South West businesses leaving themselves open to cyber-attacks, says RSM UK


The number of businesses that think they are likely to fall victim has fallen despite a significant increase in cyber-attacks, according to new research from chartered accountants RSM UK.

According to RSM UK’s ‘The Real Economy’ report, over a quarter (27 per cent) of middle-market businesses have experienced a cyber-attack in the past year, up from one in five (20 per cent) last year.

Yet despite the increased risk to the 1,679 middle-market businesses in the South West, the research found the number of businesses that felt they are ‘very likely’ to fall victim to a ransomware attack has actually fallen significantly, from 34 per cent in 2021 to just 24 per cent this year.

Ransomware attacks, where hackers either steal or encrypt data, rendering it inaccessible, then hold a business to ransom for it, have escalated 100 per cent since the pandemic, according to the Information Commissioner’s Office (ICO).

They are expected to rise further in future, partly due to changing external events such as increases in inflation, volatile financial markets and the current Russia-Ukraine situation.

Leading researcher for the cyber economy, Cybersecurity Ventures, predicts that by 2031 ransomware will cost victims $265bn a year, with an attack expected to take place every 2 seconds, up from every 11 seconds in 2021.

There is also evidence that criminals like to return to the scene of the crime, re-visiting easy targets where they have carried out a successful attack, knowing defences are weak.

The Real Economy research found 17 per cent of businesses have been targeted with ransomware more than once, compared to only 11 per cent last year.

The figures may suggest a level of complacency has set in among middle-market businesses, leaving them vulnerable to future attacks.

Alternatively, those who have invested in cyber security tools, specialist resources and cyber insurance may wrongly think they no longer need to consider the ongoing cyber threats and are now adequately protected from all types of attacks.

In recent weeks, data extortion group LAPSUS$ has shown how teenaged cybercriminals with little financial resources can extort data from large companies including Microsoft, NVIDIA and Samsung.

With such sophisticated and high-profile technology companies who invest significantly in cyber security still coming under threat, middle-market businesses must remain vigilant to the threat of cyber-attacks.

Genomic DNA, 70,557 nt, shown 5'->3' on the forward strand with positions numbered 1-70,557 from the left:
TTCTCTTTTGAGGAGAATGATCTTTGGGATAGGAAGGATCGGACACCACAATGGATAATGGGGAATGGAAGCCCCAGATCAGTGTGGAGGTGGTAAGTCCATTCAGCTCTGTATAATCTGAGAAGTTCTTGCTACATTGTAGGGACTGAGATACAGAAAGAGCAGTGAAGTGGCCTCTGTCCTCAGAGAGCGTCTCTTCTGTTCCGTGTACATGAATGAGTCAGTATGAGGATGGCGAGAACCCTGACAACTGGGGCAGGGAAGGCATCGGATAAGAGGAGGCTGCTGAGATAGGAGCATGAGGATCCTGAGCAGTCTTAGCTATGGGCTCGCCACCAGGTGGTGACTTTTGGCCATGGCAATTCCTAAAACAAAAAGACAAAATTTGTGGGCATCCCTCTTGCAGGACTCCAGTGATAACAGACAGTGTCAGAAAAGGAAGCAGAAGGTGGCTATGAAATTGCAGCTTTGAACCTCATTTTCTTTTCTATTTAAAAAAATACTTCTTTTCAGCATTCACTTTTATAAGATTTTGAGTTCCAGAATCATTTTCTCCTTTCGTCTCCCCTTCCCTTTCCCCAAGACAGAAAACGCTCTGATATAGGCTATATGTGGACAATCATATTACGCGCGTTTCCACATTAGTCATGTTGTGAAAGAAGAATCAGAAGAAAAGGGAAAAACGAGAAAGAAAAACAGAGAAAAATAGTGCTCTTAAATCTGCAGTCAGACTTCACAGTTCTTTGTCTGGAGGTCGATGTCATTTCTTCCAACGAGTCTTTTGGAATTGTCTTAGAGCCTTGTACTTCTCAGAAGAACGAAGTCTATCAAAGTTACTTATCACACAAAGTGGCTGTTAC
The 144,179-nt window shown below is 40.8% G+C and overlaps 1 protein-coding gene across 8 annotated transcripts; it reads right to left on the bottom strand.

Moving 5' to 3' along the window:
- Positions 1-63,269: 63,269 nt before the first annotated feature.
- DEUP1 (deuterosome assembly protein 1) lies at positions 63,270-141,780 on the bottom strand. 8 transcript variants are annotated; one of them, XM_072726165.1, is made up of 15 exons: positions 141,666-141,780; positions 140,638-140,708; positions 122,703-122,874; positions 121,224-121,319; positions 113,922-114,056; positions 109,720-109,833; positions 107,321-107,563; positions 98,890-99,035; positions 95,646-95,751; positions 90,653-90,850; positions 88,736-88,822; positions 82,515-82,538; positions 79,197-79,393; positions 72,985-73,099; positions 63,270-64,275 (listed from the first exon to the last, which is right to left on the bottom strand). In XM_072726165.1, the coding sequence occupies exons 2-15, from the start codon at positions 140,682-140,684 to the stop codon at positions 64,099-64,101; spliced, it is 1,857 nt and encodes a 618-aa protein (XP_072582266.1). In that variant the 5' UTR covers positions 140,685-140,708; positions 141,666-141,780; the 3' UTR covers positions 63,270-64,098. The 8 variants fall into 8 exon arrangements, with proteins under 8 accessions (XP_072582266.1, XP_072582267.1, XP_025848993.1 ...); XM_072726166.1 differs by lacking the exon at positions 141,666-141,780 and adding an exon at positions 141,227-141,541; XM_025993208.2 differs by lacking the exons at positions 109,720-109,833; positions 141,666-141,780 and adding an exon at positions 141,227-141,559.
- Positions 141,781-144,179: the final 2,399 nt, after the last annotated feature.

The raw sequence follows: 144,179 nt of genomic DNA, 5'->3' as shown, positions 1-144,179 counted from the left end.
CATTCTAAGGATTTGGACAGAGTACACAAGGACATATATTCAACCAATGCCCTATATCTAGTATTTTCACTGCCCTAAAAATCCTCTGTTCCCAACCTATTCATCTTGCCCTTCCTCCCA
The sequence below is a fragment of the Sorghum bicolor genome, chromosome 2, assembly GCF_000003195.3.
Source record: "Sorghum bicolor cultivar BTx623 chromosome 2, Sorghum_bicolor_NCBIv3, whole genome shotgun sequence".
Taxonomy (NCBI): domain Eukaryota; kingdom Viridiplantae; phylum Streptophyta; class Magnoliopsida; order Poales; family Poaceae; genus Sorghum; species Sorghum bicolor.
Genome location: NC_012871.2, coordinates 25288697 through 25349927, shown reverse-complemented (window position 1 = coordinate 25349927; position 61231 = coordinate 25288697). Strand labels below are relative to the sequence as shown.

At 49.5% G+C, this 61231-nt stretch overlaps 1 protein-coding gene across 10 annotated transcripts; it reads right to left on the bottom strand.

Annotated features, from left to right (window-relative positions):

Kate Reid, office managing partner for RSM Bristol said: “The rapid shift to home working brought about by Covid meant businesses were initially more aware of the need for tighter cyber security measures as people logged on to work from home, often utilising their own unsecured devices.

“Now, as many middle-market companies have already made an initial investment in protecting their business, there is a risk they mistakenly believe they have done enough and have now developed a false sense of security.

“In reality, cyber security is an ongoing process, as criminals are constantly evolving, developing new attack techniques and seeking out new vulnerabilities. To keep one step ahead of the cybercriminals, businesses need to ensure IT systems remain secure, and continually review cyber security measures to ensure they are as robust as they possibly can be.’

Cybercrime is now so prevalent that Ransomware is even available to buy as a service, more commonly known as RaaS (ransomware as a service).

Criminal syndicates offer ransomware to would-be attackers, meaning quite often these criminals require very little technical knowledge to carry out an attack.

This has increased the number of attacks that are possible exponentially. The current Russia-Ukraine situation means the threat of an attack, particularly on financial organisations or national infrastructure, is increased, as state-sponsored groups carry out APTs (advanced persistent threats).

Kate concludes: “With cybercriminals now operating on an industrial scale, it is sadly no longer possible to completely eliminate the possibility of an attack, but by remaining aware of the fast-evolving cyber threat landscape and vigilant to potential threats, businesses can reduce the risk considerably.”